The main task of the 521F XT, which is working in the recycling process at the Brierley Hill factory, is to load the bricks into the crushers and move the iron ore from the storage area into the plant.

Part of CASE’s F Series range, the 521F XT wheeled loader is said to be ideally suited for material handling duties in this type of challenging environment.

Using a 4.5-litre Stage IIIb engine, it is said to deliver maximum power for different work modes. It also benefits from selective catalytic reduction. According to CASE, this allows the engine to run at peak performance, which provides faster throttle response while also maintaining lower temperatures and delivering up to 20% better fuel efficiency over other solutions.

Although GDC Group had previously leased machines for this task at Brierley Hill, when its current lease was up it decided to purchase the 521F XT.

Moving materials

With the emphasis on high performance and fuel efficiency, Doosan Bobcat EMEA puts the spotlight on its DL200-5 and DL250TC-5 wheeled loaders. With bucket capacities of 2 and 2.5 m3 respectively, the DL200-5 and DL250TC-5 are designed to meet a wide range of material handling and loading applications.

According to Doosan, the DL200-5 and DL250TC-5 are powered by new engines meeting Stage IV emission regulations without the need of a diesel particulate filter and incorporate an electronic high-pressure common-rail fuel delivery system along with a turbocharger with a wastegate valve to improve power and fuel efficiency.

The after-treatment technologies being used in the engines are cooled exhaust gas recirculation combined with a diesel oxidation catalyst to reduce particulate matter, and selective catalytic reduction with diesel exhaust fluid injection to minimise nitrogen oxides.

The compactness and robustness of the DL200-5 and DL250TC-5 models are said to provide excellent manoeuvrability in narrow and confined spaces.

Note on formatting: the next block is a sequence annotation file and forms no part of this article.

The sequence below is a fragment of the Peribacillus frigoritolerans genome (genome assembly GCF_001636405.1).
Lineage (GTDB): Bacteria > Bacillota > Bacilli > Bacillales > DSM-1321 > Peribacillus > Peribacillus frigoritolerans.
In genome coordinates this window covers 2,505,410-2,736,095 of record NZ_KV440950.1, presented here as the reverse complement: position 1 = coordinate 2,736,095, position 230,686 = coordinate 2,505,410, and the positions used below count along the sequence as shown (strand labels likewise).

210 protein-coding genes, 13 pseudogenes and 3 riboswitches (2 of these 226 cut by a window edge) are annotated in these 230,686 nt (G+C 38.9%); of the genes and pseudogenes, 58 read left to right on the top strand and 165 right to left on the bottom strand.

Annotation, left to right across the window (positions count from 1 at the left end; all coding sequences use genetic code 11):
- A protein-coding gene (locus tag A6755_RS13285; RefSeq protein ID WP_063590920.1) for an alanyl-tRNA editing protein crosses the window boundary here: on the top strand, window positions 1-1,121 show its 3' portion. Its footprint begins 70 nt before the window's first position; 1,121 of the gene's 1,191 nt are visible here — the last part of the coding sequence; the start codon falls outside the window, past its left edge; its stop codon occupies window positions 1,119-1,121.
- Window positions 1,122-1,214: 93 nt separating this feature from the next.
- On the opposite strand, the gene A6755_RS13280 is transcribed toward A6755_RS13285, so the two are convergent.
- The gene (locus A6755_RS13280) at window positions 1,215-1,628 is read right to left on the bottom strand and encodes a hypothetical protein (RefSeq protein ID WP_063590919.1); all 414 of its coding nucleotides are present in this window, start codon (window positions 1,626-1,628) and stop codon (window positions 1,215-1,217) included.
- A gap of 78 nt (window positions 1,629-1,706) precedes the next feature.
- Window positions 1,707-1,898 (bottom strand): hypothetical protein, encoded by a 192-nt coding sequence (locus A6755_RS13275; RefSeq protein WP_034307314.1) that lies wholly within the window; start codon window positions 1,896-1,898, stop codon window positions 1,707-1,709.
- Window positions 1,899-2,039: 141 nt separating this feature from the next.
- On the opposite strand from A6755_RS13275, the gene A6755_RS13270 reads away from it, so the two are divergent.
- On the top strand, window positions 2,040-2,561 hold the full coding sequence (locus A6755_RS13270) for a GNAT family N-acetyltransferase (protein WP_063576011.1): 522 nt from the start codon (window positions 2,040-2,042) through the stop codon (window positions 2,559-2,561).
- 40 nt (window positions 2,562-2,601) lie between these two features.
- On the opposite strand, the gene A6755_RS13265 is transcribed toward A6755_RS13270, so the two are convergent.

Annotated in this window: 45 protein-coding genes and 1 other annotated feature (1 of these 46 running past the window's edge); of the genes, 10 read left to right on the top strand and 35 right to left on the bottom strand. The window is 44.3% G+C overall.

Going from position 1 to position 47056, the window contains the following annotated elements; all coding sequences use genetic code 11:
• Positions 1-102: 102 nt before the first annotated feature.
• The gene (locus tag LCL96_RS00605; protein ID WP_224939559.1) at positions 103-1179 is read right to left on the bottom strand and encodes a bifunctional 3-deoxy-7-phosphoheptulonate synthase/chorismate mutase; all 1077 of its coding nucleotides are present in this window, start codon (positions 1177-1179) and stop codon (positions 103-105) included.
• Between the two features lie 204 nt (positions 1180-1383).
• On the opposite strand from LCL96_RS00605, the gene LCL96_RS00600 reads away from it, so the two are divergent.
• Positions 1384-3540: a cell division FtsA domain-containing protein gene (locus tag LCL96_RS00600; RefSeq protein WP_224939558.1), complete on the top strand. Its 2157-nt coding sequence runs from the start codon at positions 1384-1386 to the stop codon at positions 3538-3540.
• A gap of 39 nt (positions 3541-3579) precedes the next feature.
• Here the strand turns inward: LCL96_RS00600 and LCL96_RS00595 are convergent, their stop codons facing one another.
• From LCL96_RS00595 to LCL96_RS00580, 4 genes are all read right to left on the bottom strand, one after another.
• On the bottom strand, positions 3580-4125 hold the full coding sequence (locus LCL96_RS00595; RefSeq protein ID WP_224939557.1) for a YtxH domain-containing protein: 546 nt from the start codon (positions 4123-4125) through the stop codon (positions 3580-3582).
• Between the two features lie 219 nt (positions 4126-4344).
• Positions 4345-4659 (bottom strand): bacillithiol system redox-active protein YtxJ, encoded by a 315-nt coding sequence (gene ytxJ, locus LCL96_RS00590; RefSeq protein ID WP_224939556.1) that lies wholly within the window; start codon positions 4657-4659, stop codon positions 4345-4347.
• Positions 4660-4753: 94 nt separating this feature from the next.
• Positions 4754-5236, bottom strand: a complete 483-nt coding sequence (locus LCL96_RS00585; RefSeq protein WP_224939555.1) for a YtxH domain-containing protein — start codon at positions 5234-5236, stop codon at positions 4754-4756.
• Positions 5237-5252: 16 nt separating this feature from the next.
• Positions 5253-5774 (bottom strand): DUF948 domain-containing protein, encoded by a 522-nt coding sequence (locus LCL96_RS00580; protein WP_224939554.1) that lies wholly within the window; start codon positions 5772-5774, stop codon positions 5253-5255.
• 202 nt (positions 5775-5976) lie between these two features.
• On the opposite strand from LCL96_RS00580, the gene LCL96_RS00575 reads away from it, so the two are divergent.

Giving waste a second life

Avanti Environmental Group is one of the latest resource specialists to open an alternative fuel production plant in the UK.

It opted for shredding specialist UNTHA’s bespoke in-feed conveyor which – once loaded by either a grab or wheeled loader – transports pre-shredded, high-calorific material into the XR3000C waste shredder.

The shredder’s indexable cutters and interchangeable screens are claimed to achieve a precise yet flexible shred, with a particle size as small as 30mm, in a single pass. The machine is also fitted with intuitive, ultra-responsive fire suppression technology, and a touchscreen control panel facilitates remote diagnostics from UNTHA’s Austrian HQ.

The shredded material then continues up a discharge conveyor fitted with over-band magnets to extract both ferrous and non-ferrous recyclates.

An eddy current separator – which draws out any aluminium – completes the UNTHA package. The homogenous confetti-like material is then baled and wrapped for onward shipment to end-users.

Avanti’s group recycling director Steve Kinley says: “UNTHA challenged us to think carefully about the input material, output speeds and the final product we wished to achieve, and I believe this has ensured we build a more efficient, intelligent and profitable plant.”

Waste baling technology

In the agricultural sector, the term ‘baler’ usually conjures up images of farming machinery used to compress crops, but for Allpress Farms an investment in waste baling technology has also proved fruitful.

The family-run firm grows leeks, onions, sugar beet, wheat and maize on more than 2,000 acres of land.

Advice from a fellow vegetable supplier brought Allpress to Riverside Waste Machinery, and a subsequent waste audit highlighted the role that a RWM 250 vertical waste baler could play.

With a large feed aperture, automatic bale ejection and retaining claws to prevent material from springing back, this medium-sized baler soon began to handle Allpress’s varied wastes with ease.

The improvements to Allpress’s waste storage, handling and disposal costs have led to the investment in a second RWM250 for Greenshoots, a producer organisation of which Allpress is a member. With twice the capabilities, the team can now handle two waste streams at once.

Currently baling approximately 3.5 tonnes of polypropylene film from flow-wrapped vegetables, 2.5 tonnes of polythene stretch wrap, and 4.5 tonnes of paper and cardboard per year, Allpress said it has saved £2,000 per annum on landfill and skip charges.